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Today's winner:Blockchain A-Z: Everything You Need to Know About the Game-Changing Tech Beneath Bitcoin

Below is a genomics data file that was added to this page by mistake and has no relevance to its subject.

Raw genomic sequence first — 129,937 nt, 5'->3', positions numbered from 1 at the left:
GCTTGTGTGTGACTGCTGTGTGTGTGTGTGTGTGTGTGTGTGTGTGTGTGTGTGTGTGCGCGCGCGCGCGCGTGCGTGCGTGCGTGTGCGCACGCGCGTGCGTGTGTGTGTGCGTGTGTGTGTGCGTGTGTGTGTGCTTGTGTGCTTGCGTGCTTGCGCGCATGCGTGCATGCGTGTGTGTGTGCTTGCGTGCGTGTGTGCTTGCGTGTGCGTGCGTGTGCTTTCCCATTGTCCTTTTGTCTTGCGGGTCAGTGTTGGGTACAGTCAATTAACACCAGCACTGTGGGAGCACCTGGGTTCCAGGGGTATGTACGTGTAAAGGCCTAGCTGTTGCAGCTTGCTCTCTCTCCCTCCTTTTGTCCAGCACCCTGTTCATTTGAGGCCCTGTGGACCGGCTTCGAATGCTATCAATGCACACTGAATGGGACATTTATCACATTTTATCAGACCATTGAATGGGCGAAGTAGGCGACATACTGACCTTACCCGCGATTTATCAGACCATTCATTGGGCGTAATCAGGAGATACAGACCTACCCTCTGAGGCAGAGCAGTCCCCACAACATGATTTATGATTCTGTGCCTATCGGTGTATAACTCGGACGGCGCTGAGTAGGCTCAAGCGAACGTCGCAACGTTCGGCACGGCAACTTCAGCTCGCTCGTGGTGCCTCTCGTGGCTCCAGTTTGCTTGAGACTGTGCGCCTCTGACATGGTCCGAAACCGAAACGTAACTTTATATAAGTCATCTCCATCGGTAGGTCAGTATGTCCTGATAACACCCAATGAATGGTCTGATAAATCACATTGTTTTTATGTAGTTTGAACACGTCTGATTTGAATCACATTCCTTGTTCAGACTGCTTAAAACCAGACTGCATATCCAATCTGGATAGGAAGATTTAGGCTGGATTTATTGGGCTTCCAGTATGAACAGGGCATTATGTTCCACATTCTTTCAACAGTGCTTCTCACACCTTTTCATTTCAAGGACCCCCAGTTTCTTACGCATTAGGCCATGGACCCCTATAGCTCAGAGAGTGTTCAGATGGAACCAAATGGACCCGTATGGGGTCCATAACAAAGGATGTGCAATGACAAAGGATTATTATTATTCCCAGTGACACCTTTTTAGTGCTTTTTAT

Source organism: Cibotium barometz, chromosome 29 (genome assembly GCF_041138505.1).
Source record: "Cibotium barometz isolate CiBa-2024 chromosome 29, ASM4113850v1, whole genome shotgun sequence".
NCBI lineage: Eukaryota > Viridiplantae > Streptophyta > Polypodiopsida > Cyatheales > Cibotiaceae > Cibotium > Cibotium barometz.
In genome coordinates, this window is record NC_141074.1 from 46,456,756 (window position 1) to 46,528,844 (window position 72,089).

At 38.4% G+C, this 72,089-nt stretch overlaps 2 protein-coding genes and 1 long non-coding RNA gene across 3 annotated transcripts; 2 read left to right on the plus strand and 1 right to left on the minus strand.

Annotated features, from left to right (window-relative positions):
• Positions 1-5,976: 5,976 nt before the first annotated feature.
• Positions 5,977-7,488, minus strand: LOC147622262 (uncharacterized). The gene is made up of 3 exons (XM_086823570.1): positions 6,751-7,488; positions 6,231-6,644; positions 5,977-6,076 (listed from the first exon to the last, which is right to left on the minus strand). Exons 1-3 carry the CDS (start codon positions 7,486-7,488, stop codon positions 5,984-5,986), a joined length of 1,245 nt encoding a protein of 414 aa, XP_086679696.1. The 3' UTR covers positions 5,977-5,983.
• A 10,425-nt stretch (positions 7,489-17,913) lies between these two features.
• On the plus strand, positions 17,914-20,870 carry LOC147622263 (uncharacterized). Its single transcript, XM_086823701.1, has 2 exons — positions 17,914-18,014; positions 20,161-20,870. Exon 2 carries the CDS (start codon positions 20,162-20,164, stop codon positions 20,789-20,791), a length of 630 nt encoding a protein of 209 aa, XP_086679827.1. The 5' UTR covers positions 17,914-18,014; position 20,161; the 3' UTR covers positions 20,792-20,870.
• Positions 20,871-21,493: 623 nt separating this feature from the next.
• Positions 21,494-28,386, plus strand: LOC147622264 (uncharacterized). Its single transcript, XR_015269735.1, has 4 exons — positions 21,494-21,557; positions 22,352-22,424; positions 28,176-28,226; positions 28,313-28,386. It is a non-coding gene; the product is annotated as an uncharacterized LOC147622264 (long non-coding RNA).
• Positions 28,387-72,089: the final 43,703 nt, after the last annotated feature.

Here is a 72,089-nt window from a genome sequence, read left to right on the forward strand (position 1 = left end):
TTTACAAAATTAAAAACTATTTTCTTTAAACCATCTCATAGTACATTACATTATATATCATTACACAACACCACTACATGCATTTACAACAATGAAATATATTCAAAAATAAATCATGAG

Blockchain A-Z: Everything You Need to Know About the Game-Changing Tech Beneath Bitcoin Blockchain is revolutionary but extremely complex. We break down the tech, ecosystem, and lore around this innovative distributed data structure—from cryptocurrency and smart contracts to Satoshi Nakamoto. Bitcoin, Dogecoin, Litecoin, and the hundreds of cryptocurrencies out there comprise billions of dollars in fluctuating wealth—none of which would exist in that digital form without blockchain. At its most fundamental level, a blockchain is a string of securely linked data blocks serving as a time-stamped digital history of, well, pretty much anything. In an era where the fluid nature of the internet can be used to alter and rewrite even the most obscure of facts, blockchain meticulously documents every transaction and distributes that cryptographic data across decentralized nodes. Originally introduced in 2008 by mysterious Bitcoin creator Satoshi Nakamoto, the underlying structure of blockchain technology extends far beyond just cryptocurrency. From contracts and financial ledgers to monitoring and securing all manner of data and the next generation of distributed applications, the distributed database and digital transaction technology is already starting to show up in all sorts of places. But before businesses, developers, and curious technologists can do anything with blockchain, they need to know what it is, how it works, and all of the different factors and players affecting where it goes next. To help make sense of this extremely complicated yet vitally important concept, we've put together an A-Z list of everything you need to know about blockchain. A: Apps and APIs The power of blockchain is in applying it to any kind of transactional data, and one of the easiest ways to do that is through application programming interfaces (APIs). APIs such as Blockchain Wallet and Chain allow developers to integrate distributed data infrastructure into apps, new forms of cryptocurrency and payments, or entire blockchain-based platforms. The most prominent example of that is Ethereum, a blockchain app platform with its own integrated development environment (IDE) that lets you build custom cryptocurrencies and smart contract-based apps (detailed further down this list). Etherium is also its own cryptocurrency and the only one (aside from Bitcoin) with a current market cap of more than $1 billion. B: Bitcoin Bitcoin uses blockchain as its distributed peer-to-peer (P2P) transaction ledger. Bitcoin users or "miners" (explained further down this list) create new blocks, each of which contain data batches of various timestamped Bitcoin transactions. Whenever any amount of cryptocurrency changes hands, a transaction occurs and is then authenticated across a distributed network of blocks. This is where any user can view the entire transaction history, but the decentralized structure and cryptographic data prevents any tampering or any way to track that transaction to its source. The current world market value of all Bitcoin currency is more than $8 billion. C: Craig Steven Wright The biggest mystery behind Bitcoin and blockchain is who authored the infamous 2008 white paper, the true identity behind the pseudonym Satoshi Nakamoto. At first the world thought it might be this guy and, most recently, the wild goose chase has focused on an Australian coder and entrepreneur named Craig Steven Wright, though there's still plenty of speculation as to whether Wright's the real deal or an elaborate con artist (especially since he's declined to prove it). It would seem the search for the father of blockchain continues but, in the meantime, it makes for some great tech lore. D: Decentralized/Distributed The distributed nature of blockchain data is one of its most attractive qualities. There's no centralized location, no single server to be hacked. Instead, blockchains are hosted on a worldwide network of miners' computers and copied on each node (see below) in the network. In the case of Bitcoin, this also means each item of cryptocurrency has a tracking number that feeds back into the blockchain transaction ledger but anonymizes any owner data. This is also the reason cryptocurrency is so popular for illegal transactions, exemplified by the online black marketplace Silk Road (and subsequent Silk Road 2.0) run by Ross "Dread Pirate Roberts" Ulbricht, who was sentenced to life in prison last year. E: Enterprise Players Blockchain is beginning to make serious noise in the enterprise software market, with companies such as IBM and Microsoft leveraging Ethereum in developer environments such as Visual Studio, Microsoft Azure and other cloud platforms, Internet of Things (IoT) technology, and more. Ethereum's blockchain app platform has largely been the gateway, but tech giants are now firmly in the blockchain business. The collective banking and finance industry is also embracing blockchain transactions in the form of smart contracts (explained in more detail further down this list). F: Free Market Aside from the tech giants accepting cryptocurrency and experimenting with blockchain, the technology is evolving quite a bit at the hands of start-ups shaping a thriving blockchain market. There's a long list of blockchain start-ups on Angel List, and the types of businesses leveraging the technology range from financial technology (FinTech) start-ups such as SETL to MIT start-up Enigma, and companies such as Slock.it that bring blockchain technology to connected cars, homes, and the sharing economy. G: Genesis BlockThe first block in a block chain. It's the only block in a chain that doesn't reference a previous one, and is generally assigned either number 0 or 1. The genesis block is also a key part of Satoshi Nakamoto lore, with the first-ever block mined on January 3, 2009. The genesis block is part of an initial stockpile of Bitcoin that has never been touched—rumored to be owned by the real Nakamoto—and currently valued at more than half a billion dollars. It's the pot of gold at the end of the rainbow. H: Hashes The piece of code that link one block to another. Hashes are a key mining tool. Hash value is used to verify transactions and as the timestamped links in the chain. Hashes are also used as the basis of creating colored coins around real-world assets and in building smart contracts. I: Intellectual Property One use case for blockchains are in securing digital assets and intellectual property (IP) that currently sit at the mercy of the internet. It's another area in which smart contracts come into play, particularly around digital multimedia files such as movies and music. In theory, artists, studios, and content providers believe blockchain could be the answer to piracy. This kind of IP protection could also extend to the use of copyrighted code and software, or something as trivial and commonplace as sharing Netflix passwords or grabbing an image off of Google that's not labeled for reuse. J: Jumping-Off Point The applications for blockchain are boundless. There are schools using blockchain to record and verify student credentials. Firms such as Deloitte are talking about using blockchain for tax collection. Congressional representatives have been given blockchain briefings. Even the US Postal Service (USPS) published a report on possibly adopting blockchain in its operations. Blockchain is still in its relative infancy, but a decade from now, there's no telling where you might find it. K: Keys Hashes are the code linking one block to another, but blockchains and cryptocurrencies wouldn't work without keys. There are public and private keys but, for the purposes of something such as Bitcoin, private key codes are vital. Every Bitcoin address is matched to a private key saved in the wallet file of the Bitcoin owner's balance. Keys are the passwords of blockchains, except there's no "forgot your password" button. Most cryptocurrency owners keep backup data because, if you forget or lose your key, anyone with your private key information can spend your Bitcoins. L: Ledger The primary function of blockchain. The cryptography and distributed transaction data keeps the ledger secure and tamper-free, making blockchains the definitive way to record every type of digital transaction for accuracy and posterity. What started as the real-time public ledger of every Bitcoin transaction that's ever occurred has become a plug-and-play ledger technology. One of the most prominent examples is R3, a start-up that has developed a financial-grade blockchain ledger with a global consortium of more than 40 global financial companies, including Barclays, Credit Suisse, Deustche Bank, Goldman Sachs, Morgan Stanley, J.P. Morgan Chase, and many others. This all feeds into the notion of blockchain as the so-called Internet of Finance. M: Mining At last, we come to the miners down in the Bitcoin trenches. Miners have a complicated job. They continually code hashes, which are then used to bundle batches of transactions and build blocks. For each successfully created block, miners earn their own cryptocurrency through both transaction fees and new coins created within the blocks. Think of it like a gold rush where the panhandlers in the stream and miners hacking away at rock walls with pickaxes are actually creating their own gold. N: Nodes Nodes are the cogs running the distributed engine underlying blockchain architecture. Blockchain transactions pass from node to node, being copied and validated along the way to ensure decentralized redundancy and verification. Using the Bitcoin network as an example, every node in a system has a copy of the blockchain, which they can broadcast to other nodes. The nodes are the backbone of blockchain's decentralized security model and, in terms of cryptocurrency, they also ensure a Bitcoin isn't spent twice. O: Open Source Open source is the reason anyone with the means and skills can create a cryptocurrency or build a blockchain. There's plenty of blockchain code on GitHub, and the open-source nature of blockchain has also led to some new types of blockchains such as parallel blocks and sidechains. R3 uses parallel blockchains in banks to trade multiple assets at once, and an innovation called pegged sidechains allow cryptocurrency and other ledger-based assets to be transferred between multiple blockchains incorporating independent assets. Finally, there are open-source initiatives experimenting with new blockchain implementations and structure. Aside from consortiums such as R3, The Linux Foundation runs the open-source Hyperledger Project (announced as the Open Ledger Project in late 2015), including members such as Cisco, IBM, Intel, and banks such as J.P. Morgan Chase and Wells Fargo. The Hyperledger Project is a collaborative effort to create a cross-industry open standard, framework, and developer tools for distributed blockchain ledgers. P: Protocol Evolution Blockchain is the result of the natural evolution of internet protocols. Check out this feature in WIRED that explains the story of how the original 1974 TCP/IP internet network protocol and Tim Berners-Lee's Hyper Text Transfer Protocol (HTTP) evolved in the same way as blockchain is evolving for the next generation of the internet, bundling multiple protocols together to form the foundation of future frameworks and "watching the birth of the internet all over again." Q: Quandary Okay, this one's a bit of a reach but I needed something for "Q." Blockchain has been beset by controversy from the get-go, from the ongoing saga of Satoshi Nakamoto to the technology's inextricable link with Bitcoin and all of the murky legality that goes with it. Blockchain enables the untraceable nature of illegal cryptocurrency transactions and has even been used to cloak infamous ransomware scams such as CryptoLocker. So, as the technology is adopted in more and more industries and use cases, the questions of accountability and ramifications need to be addressed. We're already starting to see these kinds of efforts. Take the Blockchain Alliance, a non-profit organization founded by Bitcoin advocacy groups to serve as a "public-private forum to help combat criminal activity on the blockchain." Members include major cryptocurrency players such as CoinBase, the MIT Media Lab's Digital Currency Initiative, and, of course, the Blockchain organization itself. R: Revolution A good place to start if you're looking for more information on the disruptive nature of blockchain technology is Blockchain Revolution: How the Technology Behind Bitcoin Is Changing Money, Business, and the World, a book by tech industry veteran Don Tapscott and his son Alex. The Tapscotts talked more about how blockchains are transforming financial services, the sharing economy, manufacturing, enterprise collaboration, and beyond in Harvard Business Review. S: Smart Contracts At last, we come to smart contracts. As PCMag Editor Juan Martinez puts it in his smart contracts explainer, the rule-based transaction structure of blockchain ledgers has given rise to smart contracts and the programmable economy. Using sensors, code, and predetermined deal workflows, smart contracts, Martinez explains, can cut out the middleman in digital transactions. Smart contracts have applications in IP and digital rights management, manufacturing and delivery of physical goods, networking and data transfer, and even 3D printing. Smart contracts are also a key part of why banks and financial institutions are attracted to blockchain. They're heavily used by the R3 consortium and by Ethereum for different applications, and Ethereum has even developed its own Turing-complete programming language called Solidity to code smart contracts. T: Transaction Database From a purely technological perspective, blockchains are transaction databases. The hashes, keys, and nodes all make up a distributed database that eschews centralized storage. U: Ubiquity Blockchains are everywhere; at this point in the alphabet that's not news. The open-source code, universally applicable architecture of blockchains, and their ability to distribute, anonymize, protect, and keep a perfectly accurate record of web transactions makes the technology a given. The future of blockchains is a near-complete ubiquity beneath the surface, woven into the inner workings of how the internet will function. V: Verification Blockchains wouldn't work as ledgers without verification. Much of this falls on miners, whose block creation software verifies hashes of transactions when bundling them into blocks. In cryptocurrency and banking scenarios, payment verification is also paramount. This verification happens through node communication in the distributed network, cross-checking a Bitcoin transaction against each node's blockchain data before sending it through. W: Watchdogs How quickly blockchains develop and see adoption in major world markets will largely fall on government oversight and regulation. The European Union's (EU) markets watchdog—the European Securities and Markets Authority (ESMA)—recently announced it's going to take a closer look at blockchain technology. The EU watchdog is a prime example of world-governing bodies conducting a careful examination of the financial and technological risks associated with distributed ledgers. The EU won't be the last government to take a long, hard look at blockchains before giving the green light for sanctioned use. X: XRP Also known as Ripple, XRP is a global payments network built on blockchain that's marketed at international banks. XRP itself is the native currency organizations can use to represent flat currency, cryptocurrency, commodities, or any other unit of value. Ripple is one of the oldest examples of open payment protocols using blockchain, but there's a laundry list of companies with different APIs, platforms, and distributed payments networks. Deloitte's Banking Industry Outlook recently released a report estimating that blockchain-based payment systems could equal the volume of the United States' Automated Clearing House (ACH) financial transactions network by 2020. Y: Yield Curve Yield curves are a financial method of plotting interest rates of differing maturity. For the purposes of blockchain, I'm talking about yield curves because there are more and more banks and financial firms, payments providers, and countries looking at and adopting blockchain. Companies around the world, from the US and Mexico to Africa, Singapore, and Hong Kong, are all pushing blockchain for money transfer and payments. Plus, lawmakers in the Philippines have been pushing for years to create an "e-peso" as an official electronic tender. Blockchain is taking hold in many corners of the world, but we'll see a wide curve of maturity in how quickly and completely the implementations see approval and adoption. Z: Z System IBM is openly committed to advancing blockchain technology on many fronts, but the company has even gone as far as offering a Blockchain-as-a-Service (BaaS) platform for developers on the IBM Cloud, and integrating blockchain-based apps (created through the Hyperledger Project) on IBM z Systems. IBM even plans to leverage blockchains combined with Watson on the Watson IoT platform to make it possible for information from devices such as RFID-based locations, barcode-scan events, or device-reported data to be used with IBM's Blockchain and sync with distributed ledgers and smart contracts. It's a brave new blockchain-based world. Apple Confirms it Uses Google Cloud for iCloud Citrix Wants to Make it Easier for Docs to Access E-Health Records Potchain 1.0: Why the Legal Weed Industry Is Embracing Blockchain